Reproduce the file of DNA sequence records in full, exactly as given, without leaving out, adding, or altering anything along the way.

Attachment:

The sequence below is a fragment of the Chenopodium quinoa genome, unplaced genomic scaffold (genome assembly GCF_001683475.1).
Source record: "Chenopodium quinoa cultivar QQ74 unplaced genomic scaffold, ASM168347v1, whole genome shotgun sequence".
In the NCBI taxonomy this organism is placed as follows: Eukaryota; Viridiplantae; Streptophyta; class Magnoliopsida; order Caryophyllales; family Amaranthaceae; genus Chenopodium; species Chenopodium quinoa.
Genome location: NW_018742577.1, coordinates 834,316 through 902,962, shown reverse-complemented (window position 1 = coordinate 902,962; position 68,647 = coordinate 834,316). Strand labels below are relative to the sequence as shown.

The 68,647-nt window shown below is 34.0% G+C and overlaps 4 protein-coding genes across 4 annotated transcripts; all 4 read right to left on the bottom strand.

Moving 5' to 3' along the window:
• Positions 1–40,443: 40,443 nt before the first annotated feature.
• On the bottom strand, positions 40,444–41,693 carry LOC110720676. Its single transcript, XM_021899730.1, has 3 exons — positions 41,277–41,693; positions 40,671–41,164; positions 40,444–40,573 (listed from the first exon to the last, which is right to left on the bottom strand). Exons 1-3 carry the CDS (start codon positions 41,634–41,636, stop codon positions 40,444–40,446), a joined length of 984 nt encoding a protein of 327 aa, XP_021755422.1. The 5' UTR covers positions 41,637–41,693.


The sequence below is a fragment of the Chenopodium quinoa genome, unplaced genomic scaffold (genome assembly GCF_001683475.1).
Source record: "Chenopodium quinoa cultivar QQ74 unplaced genomic scaffold, ASM168347v1, whole genome shotgun sequence".
In the NCBI taxonomy this organism is placed as follows: Eukaryota; Viridiplantae; Streptophyta; class Magnoliopsida; order Caryophyllales; family Amaranthaceae; genus Chenopodium; species Chenopodium quinoa.
Genome location: NW_018742577.1, coordinates 834,316 through 902,962, shown reverse-complemented (window position 1 = coordinate 902,962; position 68,647 = coordinate 834,316). Strand labels below are relative to the sequence as shown.

The 68,647-nt window shown below is 34.0% G+C and overlaps 4 protein-coding genes across 4 annotated transcripts; all 4 read right to left on the bottom strand.

Moving 5' to 3' along the window:
• Positions 1–40,443: 40,443 nt before the first annotated feature.
• On the bottom strand, positions 40,444–41,693 carry LOC110720676. Its single transcript, XM_021899730.1, has 3 exons — positions 41,277–41,693; positions 40,671–41,164; positions 40,444–40,573 (listed from the first exon to the last, which is right to left on the bottom strand). Exons 1-3 carry the CDS (start codon positions 41,634–41,636, stop codon positions 40,444–40,446), a joined length of 984 nt encoding a protein of 327 aa, XP_021755422.1. The 5' UTR covers positions 41,637–41,693.